Andrew B. Katakis, Danville, California, is now the subject of a superseding indictment charging him with obstruction of justice related to a federal investigation into conspiracies to rig bids and commit mail fraud at public real estate foreclosure auctions held in San Joaquin County, California.
The remaining allegations are unchanged from the original indictment, which was returned by a federal grand jury on Dec. 7, 2011. The pre-existing counts charge Katakis, Donald M. Parker, Anthony B. Joachim and W. Theodore Longley with conspiring with other unnamed co-conspirators to rig bids and commit mail fraud when purchasing selected properties at public real estate foreclosure auctions. Wiley C. Chandler, another real estate investor who was also charged in the original indictment, pleaded guilty on Feb. 24, 2012.
The added charge alleges that after Katakis received a letter notifying him that a federal grand jury had subpoenaed his bank account, he deleted and caused others to delete electronic records and documents related to the conspiracies. The superseding indictment alleges that Katakis also installed and caused others to install and use a software program that overwrote deleted electronic records and documents so that they could not be viewed or recovered.
According to the superseding indictment, Katakis, Parker, Joachim, Longley and co-conspirators agreed to suppress and restrain competition by rigging bids to obtain selected properties offered at public auctions in San Joaquin County. The conspirators also devised a scheme to fraudulently acquire titles to selected properties sold at the public auctions and to divert money to co-conspirators that would have gone to the beneficiaries. The indictment alleges that the conspiracy lasted from at least September 2008 until at least October 2009.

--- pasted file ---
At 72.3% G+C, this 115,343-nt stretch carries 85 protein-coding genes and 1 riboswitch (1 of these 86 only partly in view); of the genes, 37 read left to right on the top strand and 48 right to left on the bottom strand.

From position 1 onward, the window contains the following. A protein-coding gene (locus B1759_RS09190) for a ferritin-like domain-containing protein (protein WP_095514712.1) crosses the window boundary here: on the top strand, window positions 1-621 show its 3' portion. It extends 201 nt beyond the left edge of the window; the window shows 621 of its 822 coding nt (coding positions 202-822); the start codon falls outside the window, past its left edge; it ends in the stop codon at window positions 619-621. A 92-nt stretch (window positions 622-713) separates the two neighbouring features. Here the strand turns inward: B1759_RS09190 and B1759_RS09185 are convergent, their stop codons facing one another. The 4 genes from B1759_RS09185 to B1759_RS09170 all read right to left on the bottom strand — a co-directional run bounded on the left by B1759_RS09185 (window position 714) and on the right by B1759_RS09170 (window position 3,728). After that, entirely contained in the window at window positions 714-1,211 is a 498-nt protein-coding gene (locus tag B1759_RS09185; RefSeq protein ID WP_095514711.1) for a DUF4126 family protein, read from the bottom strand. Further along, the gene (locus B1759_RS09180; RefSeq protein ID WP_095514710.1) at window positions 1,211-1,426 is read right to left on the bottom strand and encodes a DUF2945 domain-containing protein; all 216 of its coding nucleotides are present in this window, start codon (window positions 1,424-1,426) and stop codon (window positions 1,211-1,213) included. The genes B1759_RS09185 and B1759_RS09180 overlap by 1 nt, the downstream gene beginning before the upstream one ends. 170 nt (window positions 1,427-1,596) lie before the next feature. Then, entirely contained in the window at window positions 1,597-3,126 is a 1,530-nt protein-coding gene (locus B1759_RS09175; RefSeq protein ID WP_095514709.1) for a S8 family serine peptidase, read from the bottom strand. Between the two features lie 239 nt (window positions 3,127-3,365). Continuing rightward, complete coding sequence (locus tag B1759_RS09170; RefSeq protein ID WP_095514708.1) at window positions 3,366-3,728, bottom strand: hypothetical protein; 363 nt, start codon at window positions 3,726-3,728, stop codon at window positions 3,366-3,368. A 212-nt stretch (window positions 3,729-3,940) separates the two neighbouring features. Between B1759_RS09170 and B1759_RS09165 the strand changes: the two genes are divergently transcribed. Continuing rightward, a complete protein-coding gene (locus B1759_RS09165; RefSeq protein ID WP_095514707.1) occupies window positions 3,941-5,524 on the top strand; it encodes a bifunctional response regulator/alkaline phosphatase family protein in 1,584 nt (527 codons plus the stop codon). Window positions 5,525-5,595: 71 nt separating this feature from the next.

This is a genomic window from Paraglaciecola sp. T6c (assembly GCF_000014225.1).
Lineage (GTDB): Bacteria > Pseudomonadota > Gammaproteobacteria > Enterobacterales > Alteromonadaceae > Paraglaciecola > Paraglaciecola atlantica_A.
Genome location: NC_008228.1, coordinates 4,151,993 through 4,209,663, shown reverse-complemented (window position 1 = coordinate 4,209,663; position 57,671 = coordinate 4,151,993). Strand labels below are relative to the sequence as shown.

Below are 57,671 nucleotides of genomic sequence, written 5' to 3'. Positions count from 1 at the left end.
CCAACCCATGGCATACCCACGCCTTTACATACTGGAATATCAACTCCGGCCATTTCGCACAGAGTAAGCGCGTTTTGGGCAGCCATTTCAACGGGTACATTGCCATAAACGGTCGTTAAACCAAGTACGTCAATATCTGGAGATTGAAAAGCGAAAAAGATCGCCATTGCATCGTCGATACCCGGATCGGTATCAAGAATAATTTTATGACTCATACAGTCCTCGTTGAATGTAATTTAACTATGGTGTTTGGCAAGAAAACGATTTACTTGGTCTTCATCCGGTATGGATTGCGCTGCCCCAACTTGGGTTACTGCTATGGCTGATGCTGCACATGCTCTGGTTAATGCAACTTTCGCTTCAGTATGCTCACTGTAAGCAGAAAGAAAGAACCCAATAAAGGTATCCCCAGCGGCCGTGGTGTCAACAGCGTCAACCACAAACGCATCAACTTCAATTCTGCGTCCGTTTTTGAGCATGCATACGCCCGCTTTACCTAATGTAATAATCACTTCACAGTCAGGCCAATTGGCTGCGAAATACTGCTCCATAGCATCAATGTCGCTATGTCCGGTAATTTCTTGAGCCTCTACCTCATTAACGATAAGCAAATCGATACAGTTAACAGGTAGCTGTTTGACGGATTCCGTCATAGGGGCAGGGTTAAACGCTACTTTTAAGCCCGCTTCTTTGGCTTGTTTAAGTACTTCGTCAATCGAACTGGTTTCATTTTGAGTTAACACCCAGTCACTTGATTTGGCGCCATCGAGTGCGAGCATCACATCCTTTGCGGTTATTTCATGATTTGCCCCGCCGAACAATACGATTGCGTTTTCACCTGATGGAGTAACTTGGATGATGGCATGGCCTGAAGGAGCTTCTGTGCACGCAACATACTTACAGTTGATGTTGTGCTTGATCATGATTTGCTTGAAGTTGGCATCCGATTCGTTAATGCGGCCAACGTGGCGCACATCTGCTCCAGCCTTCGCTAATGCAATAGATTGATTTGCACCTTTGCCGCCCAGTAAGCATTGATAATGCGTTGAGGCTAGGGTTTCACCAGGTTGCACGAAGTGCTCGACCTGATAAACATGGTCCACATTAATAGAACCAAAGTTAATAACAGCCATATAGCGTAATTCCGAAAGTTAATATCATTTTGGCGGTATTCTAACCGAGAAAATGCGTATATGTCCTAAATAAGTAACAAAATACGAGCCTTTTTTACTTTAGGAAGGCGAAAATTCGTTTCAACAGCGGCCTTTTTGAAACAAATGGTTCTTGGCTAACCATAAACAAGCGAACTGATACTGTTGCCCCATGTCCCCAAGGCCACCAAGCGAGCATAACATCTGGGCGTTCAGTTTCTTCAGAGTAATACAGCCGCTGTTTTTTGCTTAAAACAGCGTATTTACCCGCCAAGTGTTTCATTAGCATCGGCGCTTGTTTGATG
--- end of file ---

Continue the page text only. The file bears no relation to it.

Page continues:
Katakis, Parker, Joachim and Longley are charged with bid rigging, a violation of the Sherman Act, which carries a maximum penalty of 10 years in prison and a $1 million fine for individuals. The maximum fine may be increased to twice the gain derived from the crime or twice the loss suffered by the victims of the crime, if either of those amounts is greater than the statutory maximum fine. They are also charged with conspiracy to commit mail fraud, which carries a maximum sentence of 30 years in prison and a $1 million fine. The government can also seek to forfeit the proceeds earned from participating in the conspiracy to commit mail fraud. The newly added obstruction of justice charge against Katakis carries a maximum sentence of 20 years and a $250,000 fine.
To date, 10 individuals have pleaded guilty in U.S. District Court for the Eastern District of California in connection with the investigation: Anthony B. Ghio, John R. Vanzetti, Theodore B. Hutz, Richard W. Northcutt, Yama Marifat, Gregory L. Jackson, Walter Daniel Olmstead, Robert Rose, Kenneth Swanger and Chandler.
“This superseding indictment includes allegations that, in addition to the charges previously alleged, this defendant obstructed justice,” said Benjamin B. Wagner, U.S. Attorney for the Eastern District of California, who announced the charges. “The new charge arises out of a long-running investigation that has already resulted in guilty pleas by numerous other defendants who participated in the scheme charged in this case.”
“Obstruction of a grand jury investigation is a crime the Antitrust Division takes seriously,” said Bill Baer, Assistant Attorney General in charge of the Department of Justice’s Antitrust Division. “We will prosecute those who subvert the competitive process, as well as those who attempt to conceal their illegal actions by destroying evidence.”